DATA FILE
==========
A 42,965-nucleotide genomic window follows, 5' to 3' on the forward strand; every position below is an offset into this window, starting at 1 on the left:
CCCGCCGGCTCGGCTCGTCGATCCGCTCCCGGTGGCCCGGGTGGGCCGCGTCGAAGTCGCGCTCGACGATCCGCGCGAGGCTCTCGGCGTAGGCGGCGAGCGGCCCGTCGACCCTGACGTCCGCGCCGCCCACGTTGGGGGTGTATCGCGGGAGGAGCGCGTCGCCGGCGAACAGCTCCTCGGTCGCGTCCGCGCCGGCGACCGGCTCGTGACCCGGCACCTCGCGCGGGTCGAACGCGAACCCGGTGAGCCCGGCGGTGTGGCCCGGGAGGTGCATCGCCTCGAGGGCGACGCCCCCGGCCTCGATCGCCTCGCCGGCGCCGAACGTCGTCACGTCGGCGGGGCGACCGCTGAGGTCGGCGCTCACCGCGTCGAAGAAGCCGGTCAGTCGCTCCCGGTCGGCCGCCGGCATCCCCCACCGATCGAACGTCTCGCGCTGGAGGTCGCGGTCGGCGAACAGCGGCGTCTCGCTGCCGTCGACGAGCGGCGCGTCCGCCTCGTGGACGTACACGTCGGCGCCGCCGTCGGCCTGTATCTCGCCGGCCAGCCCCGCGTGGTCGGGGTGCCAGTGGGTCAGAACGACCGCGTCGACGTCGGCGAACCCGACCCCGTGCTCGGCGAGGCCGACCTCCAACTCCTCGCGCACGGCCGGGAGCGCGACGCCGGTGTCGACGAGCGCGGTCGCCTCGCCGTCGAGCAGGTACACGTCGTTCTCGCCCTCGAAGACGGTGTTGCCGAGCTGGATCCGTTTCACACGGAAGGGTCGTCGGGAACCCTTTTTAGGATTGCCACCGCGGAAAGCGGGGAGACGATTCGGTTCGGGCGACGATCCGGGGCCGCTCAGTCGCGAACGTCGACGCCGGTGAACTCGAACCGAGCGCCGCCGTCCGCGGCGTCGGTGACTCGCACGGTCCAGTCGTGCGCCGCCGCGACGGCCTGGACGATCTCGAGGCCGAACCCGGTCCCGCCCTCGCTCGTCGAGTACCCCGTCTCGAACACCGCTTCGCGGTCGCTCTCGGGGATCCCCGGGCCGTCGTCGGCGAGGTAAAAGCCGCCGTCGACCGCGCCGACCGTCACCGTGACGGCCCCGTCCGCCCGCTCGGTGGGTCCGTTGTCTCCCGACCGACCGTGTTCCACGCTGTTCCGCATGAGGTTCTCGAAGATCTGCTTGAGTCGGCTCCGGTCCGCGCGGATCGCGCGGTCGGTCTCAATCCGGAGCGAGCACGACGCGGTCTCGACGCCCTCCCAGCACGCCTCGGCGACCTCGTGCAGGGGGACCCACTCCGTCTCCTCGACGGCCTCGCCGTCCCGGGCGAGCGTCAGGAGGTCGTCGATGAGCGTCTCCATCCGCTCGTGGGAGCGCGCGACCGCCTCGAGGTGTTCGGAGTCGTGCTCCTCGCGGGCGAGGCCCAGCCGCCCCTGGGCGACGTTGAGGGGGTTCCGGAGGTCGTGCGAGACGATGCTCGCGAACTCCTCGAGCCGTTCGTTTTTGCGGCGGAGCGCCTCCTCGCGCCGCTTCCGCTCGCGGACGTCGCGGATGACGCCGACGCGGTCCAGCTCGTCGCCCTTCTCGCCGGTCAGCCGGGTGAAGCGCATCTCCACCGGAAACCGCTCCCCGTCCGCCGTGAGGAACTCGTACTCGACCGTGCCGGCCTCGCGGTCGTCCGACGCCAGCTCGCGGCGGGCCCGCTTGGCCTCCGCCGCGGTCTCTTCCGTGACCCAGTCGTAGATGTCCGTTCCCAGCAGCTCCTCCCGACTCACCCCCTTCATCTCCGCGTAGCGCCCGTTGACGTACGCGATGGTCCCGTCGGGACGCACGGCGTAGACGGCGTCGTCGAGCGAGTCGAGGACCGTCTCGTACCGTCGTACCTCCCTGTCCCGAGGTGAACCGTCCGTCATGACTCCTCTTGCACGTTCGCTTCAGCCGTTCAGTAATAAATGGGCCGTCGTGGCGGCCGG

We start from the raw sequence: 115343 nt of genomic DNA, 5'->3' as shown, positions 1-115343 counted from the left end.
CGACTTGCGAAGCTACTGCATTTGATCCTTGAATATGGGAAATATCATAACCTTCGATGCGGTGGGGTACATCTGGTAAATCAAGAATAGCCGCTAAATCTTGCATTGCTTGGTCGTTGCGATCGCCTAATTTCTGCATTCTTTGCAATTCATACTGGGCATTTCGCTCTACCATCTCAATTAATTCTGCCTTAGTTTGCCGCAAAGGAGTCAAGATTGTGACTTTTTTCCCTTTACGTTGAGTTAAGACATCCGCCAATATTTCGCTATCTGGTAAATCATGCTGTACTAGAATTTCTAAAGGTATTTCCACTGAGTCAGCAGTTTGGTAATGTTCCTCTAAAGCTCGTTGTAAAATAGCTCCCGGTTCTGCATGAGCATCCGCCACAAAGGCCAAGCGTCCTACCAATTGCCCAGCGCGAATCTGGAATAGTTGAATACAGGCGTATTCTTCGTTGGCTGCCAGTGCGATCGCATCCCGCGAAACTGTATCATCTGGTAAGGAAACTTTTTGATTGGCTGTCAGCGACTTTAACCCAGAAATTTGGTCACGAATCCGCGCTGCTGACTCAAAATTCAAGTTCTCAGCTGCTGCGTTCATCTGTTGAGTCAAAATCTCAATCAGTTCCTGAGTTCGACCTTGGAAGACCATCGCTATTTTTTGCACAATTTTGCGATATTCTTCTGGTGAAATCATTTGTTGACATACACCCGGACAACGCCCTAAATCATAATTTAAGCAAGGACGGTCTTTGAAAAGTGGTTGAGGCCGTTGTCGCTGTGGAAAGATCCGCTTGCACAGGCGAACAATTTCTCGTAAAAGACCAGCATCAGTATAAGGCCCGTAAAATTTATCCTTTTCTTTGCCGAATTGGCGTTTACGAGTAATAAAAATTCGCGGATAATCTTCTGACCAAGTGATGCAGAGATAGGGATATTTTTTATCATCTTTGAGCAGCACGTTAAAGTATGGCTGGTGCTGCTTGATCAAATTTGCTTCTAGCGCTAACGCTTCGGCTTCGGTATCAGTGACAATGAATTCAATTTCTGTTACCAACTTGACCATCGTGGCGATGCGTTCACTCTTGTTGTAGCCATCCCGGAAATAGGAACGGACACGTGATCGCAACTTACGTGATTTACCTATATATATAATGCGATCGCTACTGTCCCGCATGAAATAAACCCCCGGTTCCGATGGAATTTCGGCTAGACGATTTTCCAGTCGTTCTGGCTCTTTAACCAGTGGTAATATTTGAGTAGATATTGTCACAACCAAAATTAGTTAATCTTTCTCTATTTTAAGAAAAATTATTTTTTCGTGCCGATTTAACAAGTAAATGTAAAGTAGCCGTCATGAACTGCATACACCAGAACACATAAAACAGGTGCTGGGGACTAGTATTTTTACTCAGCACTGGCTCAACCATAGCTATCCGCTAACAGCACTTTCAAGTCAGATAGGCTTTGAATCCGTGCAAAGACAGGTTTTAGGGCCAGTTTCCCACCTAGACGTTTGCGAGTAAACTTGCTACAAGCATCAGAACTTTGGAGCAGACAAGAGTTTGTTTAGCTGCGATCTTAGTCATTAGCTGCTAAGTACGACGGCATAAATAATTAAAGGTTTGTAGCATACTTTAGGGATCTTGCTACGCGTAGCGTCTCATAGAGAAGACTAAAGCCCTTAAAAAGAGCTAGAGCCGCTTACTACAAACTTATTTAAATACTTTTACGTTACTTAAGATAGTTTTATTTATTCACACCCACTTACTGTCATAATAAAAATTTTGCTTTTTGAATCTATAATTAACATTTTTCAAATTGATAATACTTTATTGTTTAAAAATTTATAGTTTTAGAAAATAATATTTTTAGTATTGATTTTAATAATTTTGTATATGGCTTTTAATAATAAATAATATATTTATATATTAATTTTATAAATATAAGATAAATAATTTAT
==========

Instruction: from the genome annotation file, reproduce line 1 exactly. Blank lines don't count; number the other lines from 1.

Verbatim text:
A 42,965-nucleotide genomic window follows, 5' to 3' on the forward strand; every position below is an offset into this window, starting at 1 on the left: